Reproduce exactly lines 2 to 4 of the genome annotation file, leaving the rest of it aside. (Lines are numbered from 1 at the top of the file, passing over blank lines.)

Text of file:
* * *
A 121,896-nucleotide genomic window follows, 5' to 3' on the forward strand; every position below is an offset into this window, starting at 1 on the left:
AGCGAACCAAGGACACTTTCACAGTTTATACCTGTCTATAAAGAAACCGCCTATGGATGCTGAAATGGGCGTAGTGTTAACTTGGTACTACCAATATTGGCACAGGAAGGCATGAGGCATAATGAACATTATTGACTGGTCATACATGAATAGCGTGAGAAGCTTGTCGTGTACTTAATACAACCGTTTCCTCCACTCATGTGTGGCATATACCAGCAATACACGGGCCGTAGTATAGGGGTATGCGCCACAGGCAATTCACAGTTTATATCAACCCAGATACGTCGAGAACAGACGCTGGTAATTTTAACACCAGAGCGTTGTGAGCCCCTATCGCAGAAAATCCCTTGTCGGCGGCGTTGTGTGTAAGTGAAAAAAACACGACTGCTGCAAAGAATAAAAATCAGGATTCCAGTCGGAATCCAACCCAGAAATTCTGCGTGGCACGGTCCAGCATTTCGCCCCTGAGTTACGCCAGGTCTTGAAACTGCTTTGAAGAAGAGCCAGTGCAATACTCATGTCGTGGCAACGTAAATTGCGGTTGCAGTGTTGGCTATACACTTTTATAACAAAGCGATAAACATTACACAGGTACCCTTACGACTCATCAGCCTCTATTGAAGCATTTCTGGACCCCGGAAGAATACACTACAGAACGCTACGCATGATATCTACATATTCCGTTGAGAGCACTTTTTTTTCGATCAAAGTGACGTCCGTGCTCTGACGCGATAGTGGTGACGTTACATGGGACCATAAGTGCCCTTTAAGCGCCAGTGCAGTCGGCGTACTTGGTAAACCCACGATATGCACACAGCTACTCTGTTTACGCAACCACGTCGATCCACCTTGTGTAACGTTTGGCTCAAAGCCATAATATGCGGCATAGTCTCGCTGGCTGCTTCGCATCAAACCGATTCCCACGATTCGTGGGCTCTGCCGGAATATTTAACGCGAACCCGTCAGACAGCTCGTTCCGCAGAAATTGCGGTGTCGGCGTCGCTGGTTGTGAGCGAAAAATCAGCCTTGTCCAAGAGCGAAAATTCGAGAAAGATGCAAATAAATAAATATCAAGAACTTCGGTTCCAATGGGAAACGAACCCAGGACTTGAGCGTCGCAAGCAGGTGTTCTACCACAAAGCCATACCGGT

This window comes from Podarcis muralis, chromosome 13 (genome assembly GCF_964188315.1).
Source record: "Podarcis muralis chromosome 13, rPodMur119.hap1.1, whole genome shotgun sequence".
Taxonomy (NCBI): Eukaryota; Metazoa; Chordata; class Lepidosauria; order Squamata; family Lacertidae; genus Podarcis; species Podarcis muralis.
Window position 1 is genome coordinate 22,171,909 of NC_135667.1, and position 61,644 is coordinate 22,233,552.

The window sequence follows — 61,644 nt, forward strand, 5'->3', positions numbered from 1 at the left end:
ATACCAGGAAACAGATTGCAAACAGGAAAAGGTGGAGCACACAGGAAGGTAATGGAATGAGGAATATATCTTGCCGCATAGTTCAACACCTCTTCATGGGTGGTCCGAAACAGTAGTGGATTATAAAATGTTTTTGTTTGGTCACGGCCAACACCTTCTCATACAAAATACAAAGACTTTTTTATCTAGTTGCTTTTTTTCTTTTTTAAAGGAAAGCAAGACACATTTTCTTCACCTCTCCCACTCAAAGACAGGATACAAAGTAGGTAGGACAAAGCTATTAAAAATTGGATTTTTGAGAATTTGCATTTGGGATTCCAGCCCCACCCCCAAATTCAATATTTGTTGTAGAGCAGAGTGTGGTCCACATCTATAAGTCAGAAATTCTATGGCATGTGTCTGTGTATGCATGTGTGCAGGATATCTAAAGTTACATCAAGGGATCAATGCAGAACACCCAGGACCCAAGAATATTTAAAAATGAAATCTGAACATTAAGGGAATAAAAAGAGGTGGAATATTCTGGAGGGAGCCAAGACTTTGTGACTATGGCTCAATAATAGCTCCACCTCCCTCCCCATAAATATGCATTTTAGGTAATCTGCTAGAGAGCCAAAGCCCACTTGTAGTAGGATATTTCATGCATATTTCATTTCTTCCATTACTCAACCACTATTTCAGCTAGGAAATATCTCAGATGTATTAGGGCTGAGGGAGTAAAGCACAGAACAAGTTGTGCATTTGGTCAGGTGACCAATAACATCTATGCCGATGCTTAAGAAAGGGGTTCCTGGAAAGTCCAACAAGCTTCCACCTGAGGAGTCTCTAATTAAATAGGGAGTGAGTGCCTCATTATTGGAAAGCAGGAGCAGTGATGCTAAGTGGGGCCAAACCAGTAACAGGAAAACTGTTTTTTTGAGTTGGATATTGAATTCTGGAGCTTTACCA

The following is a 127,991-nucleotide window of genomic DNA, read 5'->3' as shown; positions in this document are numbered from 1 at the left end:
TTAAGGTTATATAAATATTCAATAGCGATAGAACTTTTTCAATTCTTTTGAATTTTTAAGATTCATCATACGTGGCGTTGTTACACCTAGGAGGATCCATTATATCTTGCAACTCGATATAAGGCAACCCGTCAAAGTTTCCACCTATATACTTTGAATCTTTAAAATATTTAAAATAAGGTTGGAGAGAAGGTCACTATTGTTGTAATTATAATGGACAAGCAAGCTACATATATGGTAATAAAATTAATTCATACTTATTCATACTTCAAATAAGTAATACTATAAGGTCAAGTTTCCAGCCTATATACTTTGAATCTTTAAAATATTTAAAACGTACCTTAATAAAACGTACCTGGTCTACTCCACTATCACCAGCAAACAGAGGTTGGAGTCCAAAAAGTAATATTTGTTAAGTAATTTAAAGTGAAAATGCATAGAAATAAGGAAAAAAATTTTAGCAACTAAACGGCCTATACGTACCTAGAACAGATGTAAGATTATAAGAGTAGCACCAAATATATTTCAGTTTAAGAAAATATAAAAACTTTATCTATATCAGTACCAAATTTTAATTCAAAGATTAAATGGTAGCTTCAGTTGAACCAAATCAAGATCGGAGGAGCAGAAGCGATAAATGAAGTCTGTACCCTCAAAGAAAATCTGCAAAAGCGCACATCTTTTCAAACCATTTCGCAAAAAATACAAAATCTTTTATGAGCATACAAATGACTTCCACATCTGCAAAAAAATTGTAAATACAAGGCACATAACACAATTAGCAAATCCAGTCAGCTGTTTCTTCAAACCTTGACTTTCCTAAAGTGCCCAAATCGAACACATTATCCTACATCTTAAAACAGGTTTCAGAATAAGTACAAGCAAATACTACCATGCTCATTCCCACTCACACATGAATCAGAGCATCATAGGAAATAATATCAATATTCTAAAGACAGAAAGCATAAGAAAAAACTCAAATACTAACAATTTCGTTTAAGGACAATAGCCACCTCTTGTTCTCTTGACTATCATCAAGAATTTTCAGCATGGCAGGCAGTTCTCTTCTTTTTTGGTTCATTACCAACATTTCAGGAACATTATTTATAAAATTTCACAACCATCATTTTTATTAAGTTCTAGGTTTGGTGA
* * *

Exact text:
AGCGAACCAAGGACACTTTCACAGTTTATACCTGTCTATAAAGAAACCGCCTATGGATGCTGAAATGGGCGTAGTGTTAACTTGGTACTACCAATATTGGCACAGGAAGGCATGAGGCATAATGAACATTATTGACTGGTCATACATGAATAGCGTGAGAAGCTTGTCGTGTACTTAATACAACCGTTTCCTCCACTCATGTGTGGCATATACCAGCAATACACGGGCCGTAGTATAGGGGTATGCGCCACAGGCAATTCACAGTTTATATCAACCCAGATACGTCGAGAACAGACGCTGGTAATTTTAACACCAGAGCGTTGTGAGCCCCTATCGCAGAAAATCCCTTGTCGGCGGCGTTGTGTGTAAGTGAAAAAAACACGACTGCTGCAAAGAATAAAAATCAGGATTCCAGTCGGAATCCAACCCAGAAATTCTGCGTGGCACGGTCCAGCATTTCGCCCCTGAGTTACGCCAGGTCTTGAAACTGCTTTGAAGAAGAGCCAGTGCAATACTCATGTCGTGGCAACGTAAATTGCGGTTGCAGTGTTGGCTATACACTTTTATAACAAAGCGATAAACATTACACAGGTACCCTTACGACTCATCAGCCTCTATTGAAGCATTTCTGGACCCCGGAAGAATACACTACAGAACGCTACGCATGATATCTACATATTCCGTTGAGAGCACTTTTTTTTCGATCAAAGTGACGTCCGTGCTCTGACGCGATAGTGGTGACGTTACATGGGACCATAAGTGCCCTTTAAGCGCCAGTGCAGTCGGCGTACTTGGTAAACCCACGATATGCACACAGCTACTCTGTTTACGCAACCACGTCGATCCACCTTGTGTAACGTTTGGCTCAAAGCCATAATATGCGGCATAGTCTCGCTGGCTGCTTCGCATCAAACCGATTCCCACGATTCGTGGGCTCTGCCGGAATATTTAACGCGAACCCGTCAGACAGCTCGTTCCGCAGAAATTGCGGTGTCGGCGTCGCTGGTTGTGAGCGAAAAATCAGCCTTGTCCAAGAGCGAAAATTCGAGAAAGATGCAAATAAATAAATATCAAGAACTTCGGTTCCAATGGGAAACGAACCCAGGACTTGAGCGTCGCAAGCAGGTGTTCTACCACAAAGCCATACCGGT

This window comes from Podarcis muralis, chromosome 13 (genome assembly GCF_964188315.1).
Source record: "Podarcis muralis chromosome 13, rPodMur119.hap1.1, whole genome shotgun sequence".